Talking to your child about opioids
December 22nd, 2017
Dear Parents and Caregivers,
Once again, we are sending families important information about opioid-related drug overdoses and urging you to speak with your children about staying safe.
On December 2, 2017, Waterloo Regional Police Services reported that 65 people in our region died as a result of a suspected overdose. This is a 71 per cent increase from 2016. The drug fentanyl is to blame in many of these overdoses. Fentanyl is a very potent drug that people may take on purpose; however more and more there are reports of fentanyl being added to other substances. Fentanyl has been found in drugs that you swallow, smoke and inject.
Overdose can happen to anyone’s family. As we approach the holiday season, please make time to have conversations with your children about how they can stay safe. As caregivers, there is a lot you can do to help your children understand the risks of drug use. Having open and supportive conversations about substance use and overdose is an approach we know works well for young people.
- Talk to your children about real versus fake medications. It is often impossible to tell the difference between a prescription pill and a fake pill made illegally on the street. You can’t see, smell or taste fentanyl.
- Talk about how opioids can be mixed in with other drugs on purpose or by accident and that there is a risk of opioid overdose even if they are not using an opioid (for example fentanyl).
- Talk about the danger of combining drugs with alcohol, which increases risk of an overdose.
- Talk to your child about what an overdose looks like and what to do if they see someone who may need help. Make a safety plan with your child if they are out with their friends. Let them know that it is always safe to call you if they are concerned about their own or a friend’s wellbeing.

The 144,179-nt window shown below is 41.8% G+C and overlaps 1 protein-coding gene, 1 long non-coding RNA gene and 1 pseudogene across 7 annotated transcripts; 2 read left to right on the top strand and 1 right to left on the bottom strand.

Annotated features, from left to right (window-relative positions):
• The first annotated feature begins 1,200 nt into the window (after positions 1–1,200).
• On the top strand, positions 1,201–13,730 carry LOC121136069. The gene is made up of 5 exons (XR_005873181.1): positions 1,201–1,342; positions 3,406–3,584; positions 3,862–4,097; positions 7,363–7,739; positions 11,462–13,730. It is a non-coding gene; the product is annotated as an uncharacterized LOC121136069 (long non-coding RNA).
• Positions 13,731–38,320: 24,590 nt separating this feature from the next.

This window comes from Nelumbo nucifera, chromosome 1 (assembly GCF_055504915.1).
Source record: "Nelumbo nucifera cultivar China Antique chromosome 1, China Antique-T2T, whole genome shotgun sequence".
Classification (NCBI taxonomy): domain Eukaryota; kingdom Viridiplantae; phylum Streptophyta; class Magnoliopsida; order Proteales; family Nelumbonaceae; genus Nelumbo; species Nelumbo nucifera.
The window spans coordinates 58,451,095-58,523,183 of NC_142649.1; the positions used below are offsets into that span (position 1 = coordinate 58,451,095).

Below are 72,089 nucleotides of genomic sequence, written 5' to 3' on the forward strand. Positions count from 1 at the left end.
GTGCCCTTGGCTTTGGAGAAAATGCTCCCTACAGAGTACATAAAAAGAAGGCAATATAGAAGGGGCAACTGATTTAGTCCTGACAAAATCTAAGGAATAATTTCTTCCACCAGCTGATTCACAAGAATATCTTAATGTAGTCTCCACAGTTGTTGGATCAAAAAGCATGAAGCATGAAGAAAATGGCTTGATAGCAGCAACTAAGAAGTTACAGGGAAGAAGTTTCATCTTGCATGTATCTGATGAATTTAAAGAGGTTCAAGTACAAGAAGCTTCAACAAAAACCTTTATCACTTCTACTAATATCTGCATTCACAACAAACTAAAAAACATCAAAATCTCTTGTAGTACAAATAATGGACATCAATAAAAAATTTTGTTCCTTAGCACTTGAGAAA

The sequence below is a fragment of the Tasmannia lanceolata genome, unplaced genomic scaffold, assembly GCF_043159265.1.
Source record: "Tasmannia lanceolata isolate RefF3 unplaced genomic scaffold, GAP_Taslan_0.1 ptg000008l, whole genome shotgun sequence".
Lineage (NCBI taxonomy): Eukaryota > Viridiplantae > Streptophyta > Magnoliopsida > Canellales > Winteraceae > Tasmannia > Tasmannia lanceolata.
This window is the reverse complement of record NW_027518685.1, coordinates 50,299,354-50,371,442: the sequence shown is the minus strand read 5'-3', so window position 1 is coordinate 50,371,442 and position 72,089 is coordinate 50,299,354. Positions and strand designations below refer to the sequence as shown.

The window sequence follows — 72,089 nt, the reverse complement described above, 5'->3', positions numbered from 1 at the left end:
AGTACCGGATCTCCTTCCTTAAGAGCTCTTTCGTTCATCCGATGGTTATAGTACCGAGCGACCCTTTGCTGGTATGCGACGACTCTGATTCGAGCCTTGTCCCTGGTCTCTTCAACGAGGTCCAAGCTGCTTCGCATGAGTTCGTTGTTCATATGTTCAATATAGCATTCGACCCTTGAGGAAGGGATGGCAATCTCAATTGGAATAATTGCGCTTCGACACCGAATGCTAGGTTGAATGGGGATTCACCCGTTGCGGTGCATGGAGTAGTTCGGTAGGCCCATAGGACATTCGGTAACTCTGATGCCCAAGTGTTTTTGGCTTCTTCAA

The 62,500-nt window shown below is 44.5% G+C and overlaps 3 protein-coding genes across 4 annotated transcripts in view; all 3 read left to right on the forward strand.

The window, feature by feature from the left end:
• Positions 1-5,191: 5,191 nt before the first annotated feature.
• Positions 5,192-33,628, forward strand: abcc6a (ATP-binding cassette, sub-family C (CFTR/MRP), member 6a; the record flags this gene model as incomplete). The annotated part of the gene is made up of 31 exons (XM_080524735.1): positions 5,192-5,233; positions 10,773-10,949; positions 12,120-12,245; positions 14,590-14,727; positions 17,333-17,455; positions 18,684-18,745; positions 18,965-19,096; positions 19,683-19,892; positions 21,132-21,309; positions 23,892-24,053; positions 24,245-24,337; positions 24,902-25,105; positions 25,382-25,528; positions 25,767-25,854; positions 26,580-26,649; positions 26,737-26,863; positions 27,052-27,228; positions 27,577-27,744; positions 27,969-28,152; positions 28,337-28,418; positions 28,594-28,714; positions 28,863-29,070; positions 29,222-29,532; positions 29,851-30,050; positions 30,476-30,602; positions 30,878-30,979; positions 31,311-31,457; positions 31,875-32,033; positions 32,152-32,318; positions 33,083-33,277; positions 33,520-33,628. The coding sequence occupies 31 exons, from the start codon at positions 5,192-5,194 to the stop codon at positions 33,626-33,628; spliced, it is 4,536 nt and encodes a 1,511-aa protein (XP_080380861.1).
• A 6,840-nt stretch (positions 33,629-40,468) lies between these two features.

- Tell your child to call 911 if they believe someone is overdosing. The Good Samaritan Act means they will not be charged with drug possession. Many youth are afraid to call 911 for fear that the police will charge them or that they will be in trouble with their parents. Let them know that their safety and their friends’ safety is what matters most.
If you or someone you love uses a prescription opioid, or may be at risk of an overdose because they use drugs, you can get a free Naloxone kit. Naloxone is medicine that will reverse an opioid overdose for a short period of time until an ambulance can arrive to help. It saves lives.
Remember, young people are experimental. It is important to return your old or unused prescription medications – youth often get drugs from home or from their friends’ homes.
The following videos and resources provide more information about drug use among youth and can help you talk with your children about the signs of an overdose, fentanyl, naloxone and calling 911.
- #thenewFword’ – Waterloo Regional Police Services Video
- Naloxone administration and the signs and symptoms of overdose
- 2017 Ontario Student Drugs Use & Health Survey Study – highlights
Many organizations in Waterloo Region work in partnership to address overdose, opioid use and substance issues. To find out more about the Waterloo Region Integrated Drug Strategy, visit the website at www.waterlooregiondrugstrategy.ca.
Thank you for taking the time to read this letter and have a safe and healthy holiday season.